Finally, you need to create a business case and present the finding of the data quality checkup. There are two levels of presentation that typically take place after the data quality assessment. The first is a technical presentation to IT giving all the details of completeness, conformity, consistency, accuracy, duplication, and integrity characteristics of the data. IT needs to understand the types of issues in order to figure out what needs to be repaired and have an idea what can be fixed and what it might cost.
The more important presentation is what impact these issues are having on the business. Does the lack of accuracy in the data affect the accuracy of business decisions? How does the completeness of the data affect insurance ratings, loan applications, or well drilling decisions? Are your customer’s committing a crime? (more…)
Of my recent series of papers on the value of data quality improvement, the first focused on the economic or financial aspects of data quality improvement. One of the goals of the paper was to show that if you iteratively drill down along the different economic value dimensions to look at the use of information that contributes to organizational success, you can establish a link between data failures and business or operational process success. For example, when looking at cost reduction as the high level value dimension, we see that when attempting to reduce the spend associated with particular products through better negotiations with vendors, duplicate product entries in the supplier catalog reduced the ability to do accurate review of costs of each item as well as classes of items. This inconsistency impacted the ability to achieve the cost reductions.
We launched a coast-to-coast Customer Data Forum road show with visits to Atlanta and Washington, D.C., that attracted business and IT professionals interested in using master data management (MDM) to attract and retain customers.
From the business side, our guests consisted of analysts, sales operations personnel, and business liaisons to IT, while the IT side was represented by enterprise and data architects, IT directors, and business intelligence and data warehousing professionals. In Washington, about half the audience was from public sector and government agencies. (more…)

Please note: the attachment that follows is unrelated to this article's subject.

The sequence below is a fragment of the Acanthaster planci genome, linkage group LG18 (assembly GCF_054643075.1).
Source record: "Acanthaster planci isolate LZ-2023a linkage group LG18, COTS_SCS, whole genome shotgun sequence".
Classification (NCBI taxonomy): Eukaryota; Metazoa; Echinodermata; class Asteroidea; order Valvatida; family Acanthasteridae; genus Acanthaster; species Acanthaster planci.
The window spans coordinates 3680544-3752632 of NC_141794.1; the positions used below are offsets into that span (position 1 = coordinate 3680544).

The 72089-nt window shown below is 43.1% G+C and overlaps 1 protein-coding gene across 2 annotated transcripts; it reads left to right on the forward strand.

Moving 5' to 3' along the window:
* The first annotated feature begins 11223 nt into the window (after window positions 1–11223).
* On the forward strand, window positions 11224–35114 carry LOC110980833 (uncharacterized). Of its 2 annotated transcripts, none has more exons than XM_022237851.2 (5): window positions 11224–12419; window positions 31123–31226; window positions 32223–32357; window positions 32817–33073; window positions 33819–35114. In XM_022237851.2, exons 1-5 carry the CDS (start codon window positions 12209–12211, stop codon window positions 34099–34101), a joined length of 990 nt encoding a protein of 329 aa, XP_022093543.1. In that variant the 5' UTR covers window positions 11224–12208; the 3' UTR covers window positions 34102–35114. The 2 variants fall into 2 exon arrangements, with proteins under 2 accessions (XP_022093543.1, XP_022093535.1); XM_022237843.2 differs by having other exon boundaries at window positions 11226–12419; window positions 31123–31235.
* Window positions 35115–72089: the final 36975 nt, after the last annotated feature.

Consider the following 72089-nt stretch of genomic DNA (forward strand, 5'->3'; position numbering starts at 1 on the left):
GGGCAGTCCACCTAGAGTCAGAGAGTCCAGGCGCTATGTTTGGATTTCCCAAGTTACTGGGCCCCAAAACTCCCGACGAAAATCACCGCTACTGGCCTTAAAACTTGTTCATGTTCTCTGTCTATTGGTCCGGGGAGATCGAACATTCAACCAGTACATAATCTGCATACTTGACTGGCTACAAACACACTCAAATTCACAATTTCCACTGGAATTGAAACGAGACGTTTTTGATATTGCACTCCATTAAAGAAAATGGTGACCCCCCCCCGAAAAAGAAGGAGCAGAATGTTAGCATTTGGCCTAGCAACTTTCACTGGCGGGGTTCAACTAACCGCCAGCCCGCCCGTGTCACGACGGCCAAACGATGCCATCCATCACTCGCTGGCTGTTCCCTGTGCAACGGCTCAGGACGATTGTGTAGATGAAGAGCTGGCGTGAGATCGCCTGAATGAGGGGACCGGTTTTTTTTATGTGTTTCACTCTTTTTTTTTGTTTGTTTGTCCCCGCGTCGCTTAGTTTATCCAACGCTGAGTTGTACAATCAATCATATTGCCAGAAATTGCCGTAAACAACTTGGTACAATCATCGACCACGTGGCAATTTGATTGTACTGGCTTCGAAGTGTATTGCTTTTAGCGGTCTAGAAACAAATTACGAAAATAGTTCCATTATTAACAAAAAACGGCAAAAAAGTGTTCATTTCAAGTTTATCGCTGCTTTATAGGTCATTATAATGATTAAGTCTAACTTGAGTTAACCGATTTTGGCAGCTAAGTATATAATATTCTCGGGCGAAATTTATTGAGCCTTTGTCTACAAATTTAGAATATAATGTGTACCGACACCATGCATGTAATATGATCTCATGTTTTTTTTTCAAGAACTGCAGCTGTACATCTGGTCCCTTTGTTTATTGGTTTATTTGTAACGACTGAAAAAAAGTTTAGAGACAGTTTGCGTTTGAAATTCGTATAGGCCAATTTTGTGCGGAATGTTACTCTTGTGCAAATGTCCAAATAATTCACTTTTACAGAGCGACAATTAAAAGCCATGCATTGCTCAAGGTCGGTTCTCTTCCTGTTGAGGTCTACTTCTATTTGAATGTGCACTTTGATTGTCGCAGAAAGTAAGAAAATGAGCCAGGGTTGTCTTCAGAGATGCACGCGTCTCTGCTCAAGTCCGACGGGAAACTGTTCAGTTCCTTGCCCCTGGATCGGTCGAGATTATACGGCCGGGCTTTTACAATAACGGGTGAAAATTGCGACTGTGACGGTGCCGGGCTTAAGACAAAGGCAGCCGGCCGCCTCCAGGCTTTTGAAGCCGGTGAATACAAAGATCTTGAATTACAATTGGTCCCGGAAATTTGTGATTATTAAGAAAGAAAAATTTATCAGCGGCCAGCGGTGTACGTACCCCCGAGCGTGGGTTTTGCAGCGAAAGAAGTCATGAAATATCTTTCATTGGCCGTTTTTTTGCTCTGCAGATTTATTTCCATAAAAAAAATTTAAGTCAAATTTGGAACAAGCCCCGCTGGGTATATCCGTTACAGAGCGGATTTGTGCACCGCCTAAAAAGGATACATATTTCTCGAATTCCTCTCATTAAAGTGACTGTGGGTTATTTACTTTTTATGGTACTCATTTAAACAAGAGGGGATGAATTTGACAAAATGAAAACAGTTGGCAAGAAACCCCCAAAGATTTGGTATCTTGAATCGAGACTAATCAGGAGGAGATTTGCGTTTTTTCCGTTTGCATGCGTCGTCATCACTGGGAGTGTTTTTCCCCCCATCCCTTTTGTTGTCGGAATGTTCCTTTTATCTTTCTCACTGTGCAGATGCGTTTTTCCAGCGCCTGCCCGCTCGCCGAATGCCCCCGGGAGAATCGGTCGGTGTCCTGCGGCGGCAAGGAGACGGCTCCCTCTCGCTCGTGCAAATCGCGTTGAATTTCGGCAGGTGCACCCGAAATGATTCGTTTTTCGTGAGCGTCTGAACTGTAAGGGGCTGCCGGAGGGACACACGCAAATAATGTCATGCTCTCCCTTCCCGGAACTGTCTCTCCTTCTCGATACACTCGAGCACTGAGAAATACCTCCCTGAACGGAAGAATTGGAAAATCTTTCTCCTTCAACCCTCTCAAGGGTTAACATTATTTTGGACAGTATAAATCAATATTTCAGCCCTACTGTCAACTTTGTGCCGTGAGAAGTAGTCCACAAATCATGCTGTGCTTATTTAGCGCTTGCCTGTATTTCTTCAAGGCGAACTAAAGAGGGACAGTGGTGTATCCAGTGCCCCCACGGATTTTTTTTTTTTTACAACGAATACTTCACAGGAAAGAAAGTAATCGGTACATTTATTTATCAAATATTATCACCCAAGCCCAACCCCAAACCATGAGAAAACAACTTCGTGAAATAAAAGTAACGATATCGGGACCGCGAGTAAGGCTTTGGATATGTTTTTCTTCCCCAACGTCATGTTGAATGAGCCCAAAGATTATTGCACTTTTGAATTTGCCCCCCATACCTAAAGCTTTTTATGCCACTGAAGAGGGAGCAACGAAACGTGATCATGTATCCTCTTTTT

Building a business case for data quality is a waste of time. Nobody really cares. Improving data quality for quality’s sake is a waste of money. Sounds funny coming from a data quality specialist, someone who has spent the last decade preaching data profiling and data quality. But the fact is people from the business side do not care about data quality. What they care about is the impact poor data quality has on their line of business.
When you look at how the business measures itself (after you get past revenue and profit), the talk is about key performance indicators (KPI). What are some of the KPIs for a call center? You will hear about goals of reducing talk time. The business wants to lower costs. You will hear about goals of decreasing hold times. The business wants to improve the customer experience. (more…)
Last week I wrote about a telephone company (Avaya) that achieved a 2,000% ROI through their Data Quality COE. They achieved this payback by focusing on the income side of the business; that is, driving revenue growth and reducing operational costs by improving the quality of integrated customer and business data.
But is it possible to develop a business case for an investment that doesn’t improve profitability? The short answer is yes. The long answer (including a comprehensive business-case methodology) is explained in the ICC workshop at the Global Integration Summit, but here is a real-world example. (more…)